2. We all want more from our careers – we want better publications, more readers, more money from writing so that writing is all we have to do and other jobs don’t distract us from our passion. And it’s good to desire those things.

3. There’s no point wasting our time envying others. Their success is proof of the possibility of our own success and we can learn from them and strive to have careers like them. There’s no reason we can’t have success like theirs if we accept but rise above the self-doubt and always work at learning and improving.

Beyond anything else, the simple truth is always the same. Keep writing. Regardless of doubt, fear, setbacks, the success of others or anything else, the successful writers are the ones who keep writing. Keep learning, keep striving to be better, keep putting your arse in that chair and your fingers on those keys and keep writing.

If the answers above tell us anything, it’s that there’s never an end to the process. We’ll never be happy with where we are and we’ll always strive for more. That’s what it is to be a writer. If you haven’t got that, you have to ask yourself – how much do you really want it?

Keep writing.

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The Ongoing Angst of Successful Writers 6 – Margo Lanagan

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April 10, 2013

Time for the last in my series of “Ongoing Angst” guest posts. Last week we heard from Kaaron Warren, Jo Anderton and Angela Slatter. This week we’ve had Lisa L Hannett and Trudi Canavan. Today Margo Lanagan will be the last of the guest posts and tomorrow I’ll try to collate all the answers into one post with all the links. Answers to what, you ask?

Well, it’s award season at the moment and lots of very deserving people are having their wonderful work recognised with nominations and wins of some of Australia’s (and the world’s) most prestigious prizes. But something I’ve noticed a lot is that no matter how successful a writer may be (in terms of publications, awards or anything else), they always worry that they’re not good enough, or that there are career heights they’ve yet to scale. It’s been said many times that the day you stop worrying about whether or not you’re good enough is the day you’ve lost your passion. So I thought to myself, there are some amazingly talented, successful and well-rewarded writers in Australia who probably feel this way too. And if you’re a writer of any level, be it newly emerging or well-established, it’s always good to hear that stuff. It’s good to be reminded that you’re not alone in your insecurities. I certainly like to know that it’s not just me who lies awake at night, terrified that tomorrow everyone will realise I’m a hack!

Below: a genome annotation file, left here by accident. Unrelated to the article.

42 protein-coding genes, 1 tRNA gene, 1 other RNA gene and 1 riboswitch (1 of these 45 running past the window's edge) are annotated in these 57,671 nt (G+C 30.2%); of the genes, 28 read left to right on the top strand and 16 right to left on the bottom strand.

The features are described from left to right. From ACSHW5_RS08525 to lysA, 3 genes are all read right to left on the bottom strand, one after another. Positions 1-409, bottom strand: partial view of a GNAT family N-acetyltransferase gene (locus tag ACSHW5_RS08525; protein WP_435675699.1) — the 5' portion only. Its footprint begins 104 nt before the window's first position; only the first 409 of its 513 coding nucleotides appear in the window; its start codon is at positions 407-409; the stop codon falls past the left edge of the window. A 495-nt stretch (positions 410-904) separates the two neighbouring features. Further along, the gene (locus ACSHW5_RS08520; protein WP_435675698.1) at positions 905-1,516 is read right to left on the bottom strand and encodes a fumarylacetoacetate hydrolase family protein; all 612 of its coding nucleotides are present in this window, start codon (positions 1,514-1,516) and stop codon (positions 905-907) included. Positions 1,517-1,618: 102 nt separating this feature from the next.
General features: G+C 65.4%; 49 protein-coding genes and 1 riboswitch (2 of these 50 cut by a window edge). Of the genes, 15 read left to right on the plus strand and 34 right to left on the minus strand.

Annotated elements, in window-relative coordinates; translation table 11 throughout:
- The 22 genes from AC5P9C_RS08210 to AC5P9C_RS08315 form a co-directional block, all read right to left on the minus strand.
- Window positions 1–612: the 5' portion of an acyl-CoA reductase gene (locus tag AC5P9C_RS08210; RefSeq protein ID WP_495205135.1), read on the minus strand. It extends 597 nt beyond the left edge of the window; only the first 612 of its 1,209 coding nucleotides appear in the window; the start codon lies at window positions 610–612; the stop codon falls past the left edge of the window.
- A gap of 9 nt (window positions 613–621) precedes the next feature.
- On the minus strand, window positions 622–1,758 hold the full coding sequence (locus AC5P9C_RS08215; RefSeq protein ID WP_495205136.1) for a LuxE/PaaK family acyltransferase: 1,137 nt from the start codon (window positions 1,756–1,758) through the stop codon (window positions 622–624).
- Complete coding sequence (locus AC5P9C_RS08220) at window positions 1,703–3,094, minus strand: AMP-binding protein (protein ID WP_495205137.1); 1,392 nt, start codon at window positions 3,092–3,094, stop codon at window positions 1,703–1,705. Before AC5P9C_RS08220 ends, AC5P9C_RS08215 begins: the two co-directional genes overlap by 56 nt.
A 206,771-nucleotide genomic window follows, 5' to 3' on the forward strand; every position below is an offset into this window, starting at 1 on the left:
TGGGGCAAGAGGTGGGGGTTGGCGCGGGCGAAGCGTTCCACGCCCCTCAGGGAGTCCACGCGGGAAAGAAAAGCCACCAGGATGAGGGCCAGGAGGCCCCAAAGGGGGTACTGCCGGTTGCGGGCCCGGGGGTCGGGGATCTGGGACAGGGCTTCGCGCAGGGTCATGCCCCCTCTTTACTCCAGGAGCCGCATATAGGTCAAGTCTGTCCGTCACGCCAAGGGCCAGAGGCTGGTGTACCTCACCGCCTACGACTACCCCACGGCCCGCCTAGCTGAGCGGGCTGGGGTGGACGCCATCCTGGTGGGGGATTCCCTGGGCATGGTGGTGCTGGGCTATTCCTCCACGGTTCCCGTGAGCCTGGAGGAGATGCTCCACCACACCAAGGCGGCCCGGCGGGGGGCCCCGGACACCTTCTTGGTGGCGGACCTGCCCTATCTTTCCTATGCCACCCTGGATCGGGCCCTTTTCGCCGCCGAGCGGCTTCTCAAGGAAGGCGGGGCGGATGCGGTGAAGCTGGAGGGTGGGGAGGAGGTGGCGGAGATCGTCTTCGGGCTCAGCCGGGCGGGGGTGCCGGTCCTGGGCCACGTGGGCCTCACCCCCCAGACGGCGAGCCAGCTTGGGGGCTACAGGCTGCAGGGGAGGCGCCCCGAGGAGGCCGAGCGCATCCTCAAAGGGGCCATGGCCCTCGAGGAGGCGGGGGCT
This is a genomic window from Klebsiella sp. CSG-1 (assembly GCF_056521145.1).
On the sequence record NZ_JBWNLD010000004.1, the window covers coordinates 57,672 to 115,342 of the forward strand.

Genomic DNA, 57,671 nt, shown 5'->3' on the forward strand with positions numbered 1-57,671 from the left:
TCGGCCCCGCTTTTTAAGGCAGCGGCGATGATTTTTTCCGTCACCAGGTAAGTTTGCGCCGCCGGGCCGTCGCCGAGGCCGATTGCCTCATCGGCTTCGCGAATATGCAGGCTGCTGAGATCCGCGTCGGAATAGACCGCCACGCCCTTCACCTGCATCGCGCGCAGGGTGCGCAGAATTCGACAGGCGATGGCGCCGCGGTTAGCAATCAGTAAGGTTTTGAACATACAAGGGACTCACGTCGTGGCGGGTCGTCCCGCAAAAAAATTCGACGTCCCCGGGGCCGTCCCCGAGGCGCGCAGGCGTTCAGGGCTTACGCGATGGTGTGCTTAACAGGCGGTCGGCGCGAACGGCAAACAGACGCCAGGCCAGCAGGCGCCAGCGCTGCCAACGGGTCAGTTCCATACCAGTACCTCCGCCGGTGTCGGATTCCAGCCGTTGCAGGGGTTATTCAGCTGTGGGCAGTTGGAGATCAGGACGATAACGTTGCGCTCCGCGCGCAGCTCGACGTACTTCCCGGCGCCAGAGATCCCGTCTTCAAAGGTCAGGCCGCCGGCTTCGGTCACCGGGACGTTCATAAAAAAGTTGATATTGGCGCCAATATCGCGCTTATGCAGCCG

So I’ve asked these wonderful and tremendously successful writers (who are also people I’m lucky enough to call my friends) to answer three simple questions. The links above are to the previous kind respondents, below you’ll find a post from Margo. Seriously, between them these writers have nominations or wins in just about every genre writing award you can think of, not to mention heaps of amazing publications, all of which you should check out if you haven’t already.

Margo Lanagan head shot The Ongoing Angst of Successful Writers 6 – Margo Lanagan

Photo by Steven Dunbar

So here’s the last of those posts from Margo Lanagan. Margo writes fiction. Her latest novel is Sea Hearts, published by Allen & Unwin in Australia—this novel is published as The Brides of Rollrock Island by David Fickling Books and Jonathan Cape in the UK, and by Knopf in the US, and will soon come out as Seeherzen from Rowohlt in Germany. She’s also written Tender Morsels and five short story collections: White Time, Black Juice, Red Spikes, Yellowcake and Cracklescape. I think it’s fair to say that Margo has been nominated and/or won just about every award going, and not just genre awards, but bigger literary prizes too. Correct me if I’m wrong, but she might be Australia’s most awarded writer.

1. What do you still fear as a writer, when it comes to putting your work out there? What fills you with doubt and angst?

I don’t fear it, exactly, but I find a stacks-on-the-mill response like this hard to confront. This little clump of reviews (it’s a whole book-club of associated reviews; this is just one of the set that came in, bam-bam-bam over several days) made me decide to switch off Google Alerts. I don’t have an issue with people recording what they think, even if it’s hostile, but there’s a certain critical mass of sneering and snarking that I discovered it’s not healthy for me to absorb.

I think this is because those voices feed directly into, and reinforce, that other voice inside me that’s ready to tear me down and call me a fraud, at low moments. It’s almost exactly the tone that my inner editor at her most destructive uses. She’s not helpful; she doesn’t get the next story written. Down, madam! Enough of you! *hunts around for inner rave reviewer*

2. What career markers do you still strive for? What heights are you determined to scale?